There is no doubt we live in an increasingly mobile, fast-paced and complicated society. If you had asked the average person in the street five years ago how their identity could be stolen then bin raiding and theft of personal mail would certainly have
figured prominently. Today, ask the same question and you’re likely to get a multitude of responses including data leaks, institutional theft, bin raiding, phishing, Trojans, botnets, cold calling, social engineering and so on.
So the threat evolves and doesn’t stand still.
One area that has had limited public discussion so far in the mainstream media is the use of wireless networks and how secure these are. In order to look into this in more detail, CPP conducted a live experiment using the services of Jason Hart, Senior Vice
President of CRYPTOCard, across 6 UK cities and found that there was large-scale ignorance about what constituted a secure network, whether public networks can put your personal information at risk and how to identify a
rogue wireless network.
The key findings of the experiment showed:
- Across six UK cities we identified 38,209 home wireless networks as high-risk
- Of the total number, 9249 had no security, 5,523 used WEP encryption, 5,972 used WPA encryption and 14,138 WPA2 encryption
- In order to investigate potential issues around public hotspots i.e. coffee shops and public locations, we identified over 350 users within a one-hour period and calculated that 100% of these users had sensitive information that could have been captured
- Finally, we used a portable wireless network router connected to 3G broadband connection to set up a rogue network specially named to attract users to connect their wireless device to the network automatically. This was achieved by using different SSID
names. Over 200 people accessed within a one-hour time frame with a further 80 having devices that automatically connected.
At this point I should point out that the overall purpose of the experiment was to quantify the extent of the security problems and raise awareness of the issue – not hunt down targets. At no point during the experiment was any unauthorised access gained
to any user of any wireless network. The following were considered inappropriate:
- Sniffing of network traffic
- Connection to any of the detected networks
- Attempt to crack any encryption keys (WEP, WPA, WPA2)
- Targeting of ‘high profile’ businesses
- Installation and use of a high gain antenna
- Use of ‘cracking’ software to decrypt encryption keys
- Cracking of passwords, use of ‘cracking’ software
- The positive identification of networks was limited to the following information – wireless network SSID, wireless network name, encryption type used and wireless access point model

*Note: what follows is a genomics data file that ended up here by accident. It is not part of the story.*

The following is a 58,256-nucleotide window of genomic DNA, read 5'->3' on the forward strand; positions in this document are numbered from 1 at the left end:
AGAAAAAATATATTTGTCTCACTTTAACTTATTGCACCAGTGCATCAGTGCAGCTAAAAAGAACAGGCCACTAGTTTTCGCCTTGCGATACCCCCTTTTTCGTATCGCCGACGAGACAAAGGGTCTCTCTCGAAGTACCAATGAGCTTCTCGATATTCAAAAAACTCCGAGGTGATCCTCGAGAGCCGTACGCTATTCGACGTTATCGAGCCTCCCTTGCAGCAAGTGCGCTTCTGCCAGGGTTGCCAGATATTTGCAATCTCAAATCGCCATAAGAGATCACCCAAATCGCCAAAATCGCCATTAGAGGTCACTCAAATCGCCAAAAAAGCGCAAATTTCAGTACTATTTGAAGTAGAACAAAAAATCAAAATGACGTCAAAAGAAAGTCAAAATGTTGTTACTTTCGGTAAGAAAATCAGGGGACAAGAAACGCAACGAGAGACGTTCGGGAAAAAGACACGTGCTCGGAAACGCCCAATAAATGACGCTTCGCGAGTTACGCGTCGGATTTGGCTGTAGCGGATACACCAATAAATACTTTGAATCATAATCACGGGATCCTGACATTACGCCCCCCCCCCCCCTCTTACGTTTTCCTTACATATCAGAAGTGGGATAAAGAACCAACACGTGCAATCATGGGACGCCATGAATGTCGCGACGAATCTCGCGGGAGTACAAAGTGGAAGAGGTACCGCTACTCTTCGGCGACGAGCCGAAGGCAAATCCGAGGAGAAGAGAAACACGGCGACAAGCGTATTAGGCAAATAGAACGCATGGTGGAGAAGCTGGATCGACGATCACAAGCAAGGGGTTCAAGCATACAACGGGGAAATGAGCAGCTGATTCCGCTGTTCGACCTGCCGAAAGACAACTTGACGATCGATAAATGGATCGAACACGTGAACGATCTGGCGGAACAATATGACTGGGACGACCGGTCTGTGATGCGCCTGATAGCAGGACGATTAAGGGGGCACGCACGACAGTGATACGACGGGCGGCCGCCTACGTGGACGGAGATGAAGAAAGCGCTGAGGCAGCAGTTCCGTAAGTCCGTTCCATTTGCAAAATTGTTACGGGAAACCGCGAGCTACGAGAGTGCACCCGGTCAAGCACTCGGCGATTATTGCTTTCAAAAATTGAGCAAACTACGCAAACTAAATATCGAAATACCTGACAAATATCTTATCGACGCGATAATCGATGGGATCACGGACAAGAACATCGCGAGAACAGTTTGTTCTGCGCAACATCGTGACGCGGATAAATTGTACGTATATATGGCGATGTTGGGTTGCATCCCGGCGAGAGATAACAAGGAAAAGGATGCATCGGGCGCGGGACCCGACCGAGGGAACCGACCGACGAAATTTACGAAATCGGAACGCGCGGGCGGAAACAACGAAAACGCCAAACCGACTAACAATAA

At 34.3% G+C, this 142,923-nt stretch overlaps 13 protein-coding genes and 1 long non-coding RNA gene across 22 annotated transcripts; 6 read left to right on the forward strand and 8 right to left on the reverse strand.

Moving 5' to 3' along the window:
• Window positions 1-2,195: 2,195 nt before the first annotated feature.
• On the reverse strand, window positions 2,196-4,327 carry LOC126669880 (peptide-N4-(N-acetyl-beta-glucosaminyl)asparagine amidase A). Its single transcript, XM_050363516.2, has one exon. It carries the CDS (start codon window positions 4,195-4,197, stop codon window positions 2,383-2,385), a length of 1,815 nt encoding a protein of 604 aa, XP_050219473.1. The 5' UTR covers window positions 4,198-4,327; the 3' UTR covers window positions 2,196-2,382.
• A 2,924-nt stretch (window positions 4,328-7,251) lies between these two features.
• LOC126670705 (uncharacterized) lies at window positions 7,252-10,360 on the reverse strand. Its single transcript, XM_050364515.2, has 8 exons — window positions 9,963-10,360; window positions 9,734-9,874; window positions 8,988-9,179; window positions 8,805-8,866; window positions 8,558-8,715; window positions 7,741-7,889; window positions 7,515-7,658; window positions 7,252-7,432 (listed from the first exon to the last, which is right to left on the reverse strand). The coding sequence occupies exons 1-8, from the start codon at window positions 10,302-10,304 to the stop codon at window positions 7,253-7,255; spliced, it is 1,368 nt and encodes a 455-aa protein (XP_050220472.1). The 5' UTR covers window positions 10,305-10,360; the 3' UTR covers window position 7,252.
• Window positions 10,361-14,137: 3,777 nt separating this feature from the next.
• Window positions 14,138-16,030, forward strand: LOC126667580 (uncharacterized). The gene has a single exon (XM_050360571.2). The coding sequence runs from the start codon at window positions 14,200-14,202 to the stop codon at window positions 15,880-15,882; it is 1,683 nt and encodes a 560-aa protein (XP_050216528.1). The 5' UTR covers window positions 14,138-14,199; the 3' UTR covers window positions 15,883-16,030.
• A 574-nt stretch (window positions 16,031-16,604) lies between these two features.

What makes this particularly concerning is that you have these visible networks and there is software ‘out there’ that can be used to crack wireless network encryption using brute force attack – only recently we’ve had news of software that can brute force
crack as many as 103,000 wireless network passwords per second, which equates to more than 6 million passwords a minute.
Aligned to this live experiment we questioned over 2,000 people separately and found that 82% of people think their wireless networks are secure and the majority don’t think their network has ever been used without their permission. Contrast this with the
live experiment that showed nearly a quarter of private wireless networks in the Wardrive experiment had no password attached, making them accessible to hackers.
We also asked people whether they had ever logged onto anyone else’s wireless network without their permission and the results showed that 20% said they had. When we asked why they had done this, over a third (36%) said because it was available, 32% because
it was convenient, 28% because it was easy to do, and 14% because they couldn’t access their own wireless networks. 5% admitted they had done it accidentally.
What the report clearly shows is that there seems to be a lack of awareness in relation to what encryption standard to use when deploying or using a wireless access point and more importantly of all, zero awareness when using public or rogue wireless access
points. And with the number of internet-based applications that rely on wireless applications increasing, and one-third of the world’s population forecast to be online by the end of the year, the opportunities for wireless network hacking will also increased.